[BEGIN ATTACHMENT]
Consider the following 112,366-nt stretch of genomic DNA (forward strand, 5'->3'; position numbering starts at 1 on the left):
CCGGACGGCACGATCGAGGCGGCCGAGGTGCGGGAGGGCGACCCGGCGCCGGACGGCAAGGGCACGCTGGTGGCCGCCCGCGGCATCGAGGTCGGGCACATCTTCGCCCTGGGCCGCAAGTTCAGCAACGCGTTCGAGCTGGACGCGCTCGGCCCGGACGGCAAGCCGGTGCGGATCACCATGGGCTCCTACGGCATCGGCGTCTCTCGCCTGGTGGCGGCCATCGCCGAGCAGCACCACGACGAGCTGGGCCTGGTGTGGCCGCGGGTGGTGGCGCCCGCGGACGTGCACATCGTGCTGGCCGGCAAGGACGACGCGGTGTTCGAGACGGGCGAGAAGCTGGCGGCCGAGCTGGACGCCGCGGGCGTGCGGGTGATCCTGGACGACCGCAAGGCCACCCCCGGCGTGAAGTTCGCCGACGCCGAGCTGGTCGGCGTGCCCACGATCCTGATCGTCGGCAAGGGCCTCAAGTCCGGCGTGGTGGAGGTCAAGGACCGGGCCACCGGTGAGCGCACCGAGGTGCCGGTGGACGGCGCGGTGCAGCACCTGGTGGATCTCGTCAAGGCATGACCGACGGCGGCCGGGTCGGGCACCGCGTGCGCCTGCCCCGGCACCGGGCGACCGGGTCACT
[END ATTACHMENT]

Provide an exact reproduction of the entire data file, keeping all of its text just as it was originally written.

Consider the following 112,366-nt stretch of genomic DNA (forward strand, 5'->3'; position numbering starts at 1 on the left):
CCGGACGGCACGATCGAGGCGGCCGAGGTGCGGGAGGGCGACCCGGCGCCGGACGGCAAGGGCACGCTGGTGGCCGCCCGCGGCATCGAGGTCGGGCACATCTTCGCCCTGGGCCGCAAGTTCAGCAACGCGTTCGAGCTGGACGCGCTCGGCCCGGACGGCAAGCCGGTGCGGATCACCATGGGCTCCTACGGCATCGGCGTCTCTCGCCTGGTGGCGGCCATCGCCGAGCAGCACCACGACGAGCTGGGCCTGGTGTGGCCGCGGGTGGTGGCGCCCGCGGACGTGCACATCGTGCTGGCCGGCAAGGACGACGCGGTGTTCGAGACGGGCGAGAAGCTGGCGGCCGAGCTGGACGCCGCGGGCGTGCGGGTGATCCTGGACGACCGCAAGGCCACCCCCGGCGTGAAGTTCGCCGACGCCGAGCTGGTCGGCGTGCCCACGATCCTGATCGTCGGCAAGGGCCTCAAGTCCGGCGTGGTGGAGGTCAAGGACCGGGCCACCGGTGAGCGCACCGAGGTGCCGGTGGACGGCGCGGTGCAGCACCTGGTGGATCTCGTCAAGGCATGACCGACGGCGGCCGGGTCGGGCACCGCGTGCGCCTGCCCCGGCACCGGGCGACCGGGTCACT